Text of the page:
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The loneliness of the one man dept.

Discussion in 'Computing and ICT' started by lovejoy_antiques, Jan 18, 2020.

  1. lovejoy_antiques

    lovejoy_antiques Senior commenter

    Hi, I started out with a golden hello into the world of ICT teaching in 2004. When I started every school seemed to have an ICT dept with a compliment of at least 4 teachers. Since the switch to computer science however it seems that the whole computing/ICT area has become more and more of a shrinking sideline. In my last two schools I have been the sole computer guy. This has been good as nobody in the schools can actually line micro manage what I'm doing as nobody else has a clue about the subject! However on the negative side it's an ever shrinking job market! Long term I'm starting to worry!
  2. Luvsskiing

    Luvsskiing Established commenter

    I don't see a good future for computing in UK schools. It has become a rather toxic subject, stripped right back in many schools to tiny departments or swallowed up into a faculty, but striding forward in far fewer, mainly private and selective ones with the odd academy. The switch was mishandled, with too few properly qualified teachers recruited, the specifications are still not fit for purpose and the 2020 specifications have not changed the mess, CS is too expensive to run, the conversion training for ICT teachers was and still is too little too late and exam boards are now widely seen by teachers, parents and school leaders as bumbling idiots and jokes, lurching from one self-made crisis to another, unable to manage, only react.

    On the plus side, I've seen quite a few primaries get better in the last few years, mainly because they have adopted chromebooks, and there has been an increase in demand for CS teachers from abroad. Who would stay in a UK school with all the international opportunities now available?
  3. lovejoy_antiques

    lovejoy_antiques Senior commenter

    Where I am at present they don't even do computing/ICT lessons at key stage 3. So this sets kids up really well for choosing it as an option for GCSE!

    I remember signing up with job agencies when I first left school. They were more interested in my level of computer literacy (excel, access, word processing, type speed) than they were my GCSE's or a levels.

    Living in a warehouse town somewhere between London and the north, it seemed to me that being able to operate a computer meant the difference between landing a job in an office or a job moving boxes. I don't think my town has changed that much. It's not silicone valley, in fact a forklift license would probably go a lot further towards getting you a job than any GCSE ever would!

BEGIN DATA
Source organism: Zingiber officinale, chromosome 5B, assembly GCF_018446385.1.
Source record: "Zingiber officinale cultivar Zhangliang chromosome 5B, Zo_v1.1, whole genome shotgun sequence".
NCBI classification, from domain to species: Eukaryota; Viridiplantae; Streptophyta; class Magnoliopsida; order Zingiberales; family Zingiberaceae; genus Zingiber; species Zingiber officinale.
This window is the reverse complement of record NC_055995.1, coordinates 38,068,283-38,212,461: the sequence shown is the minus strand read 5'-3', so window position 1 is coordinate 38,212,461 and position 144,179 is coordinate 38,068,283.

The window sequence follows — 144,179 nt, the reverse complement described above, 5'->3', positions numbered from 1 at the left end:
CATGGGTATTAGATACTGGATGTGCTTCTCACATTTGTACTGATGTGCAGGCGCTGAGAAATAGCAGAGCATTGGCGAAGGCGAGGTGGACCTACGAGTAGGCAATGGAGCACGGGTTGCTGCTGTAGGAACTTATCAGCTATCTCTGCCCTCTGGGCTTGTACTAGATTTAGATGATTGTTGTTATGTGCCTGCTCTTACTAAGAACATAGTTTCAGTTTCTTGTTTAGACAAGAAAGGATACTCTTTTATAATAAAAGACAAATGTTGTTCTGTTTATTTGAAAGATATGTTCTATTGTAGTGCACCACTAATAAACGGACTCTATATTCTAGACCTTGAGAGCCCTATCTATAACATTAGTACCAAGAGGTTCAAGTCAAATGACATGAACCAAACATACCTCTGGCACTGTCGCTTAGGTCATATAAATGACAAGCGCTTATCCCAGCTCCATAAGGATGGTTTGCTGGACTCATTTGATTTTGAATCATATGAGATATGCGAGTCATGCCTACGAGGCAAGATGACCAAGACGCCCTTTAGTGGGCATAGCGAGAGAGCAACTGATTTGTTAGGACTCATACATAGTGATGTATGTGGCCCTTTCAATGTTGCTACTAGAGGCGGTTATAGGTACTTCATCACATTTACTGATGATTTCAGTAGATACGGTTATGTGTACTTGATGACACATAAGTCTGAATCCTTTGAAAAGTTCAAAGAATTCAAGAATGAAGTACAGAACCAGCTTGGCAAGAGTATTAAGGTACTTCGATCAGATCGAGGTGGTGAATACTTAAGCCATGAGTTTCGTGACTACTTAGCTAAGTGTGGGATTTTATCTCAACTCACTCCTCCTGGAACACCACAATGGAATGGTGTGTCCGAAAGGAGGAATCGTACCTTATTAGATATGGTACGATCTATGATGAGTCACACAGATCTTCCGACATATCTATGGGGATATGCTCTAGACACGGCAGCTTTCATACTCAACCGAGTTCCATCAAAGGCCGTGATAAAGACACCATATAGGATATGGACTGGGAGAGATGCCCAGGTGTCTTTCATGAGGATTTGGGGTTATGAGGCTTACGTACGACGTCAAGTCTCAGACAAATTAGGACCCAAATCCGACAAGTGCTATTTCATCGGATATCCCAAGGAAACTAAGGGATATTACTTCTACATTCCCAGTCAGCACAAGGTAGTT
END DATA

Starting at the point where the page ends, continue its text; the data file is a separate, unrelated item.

4. moscowbore

    moscowbore Star commenter

    This may be changing. OFSTAZI have ignored the ks3 NC requirement to teach computing till now. See the thread about the HT who has resigned because OFSTAZI criticised her for not meeting ks3 NC requirements.
  5. clockmender

    clockmender New commenter

    It is changing, the gov have made an £870 Million at raising the profile of the subject and providing good quality CPD. They will want to see a return for their money
  6. lovejoy_antiques

    lovejoy_antiques Senior commenter

    There is no ks3 computing where I am. No wonder the kids flounder at ks4! As the national curriculum says it should be taught at ks3 how are schools getting away with this?
  7. tomb81

    tomb81 New commenter

    You may see a shift, the first school that has ditched their ict/computing department and gets a computing deep dive, will spark panic across trusts and you will find departments re-appearing.
  8. 50sman

    50sman Lead commenter

    OFSTED won’t ever do a deep dive in secondary in computing why?
    1. They know what’s going on and are ok with it
    2. It doesn't bother them at it is not core
    3. They themselves haven’t got the subject knowledge to do a deep dive!
  9. madcat

    madcat Occasional commenter

    While I don't agree with this, again I'll point out that you do NOT have to have specific Computing lessons or a course at KS3 or KS4.
    All schools to do is show that the elements of the NC are covered during the students studies.

    Yes, O..K. some Ass.head will have to earn part of their 100k wandering around asking a few HoDs if they cover bits of it . Then getting admin to knock together a "Computing Across The Curriculum at St. Hoodwinks" report. But that is it.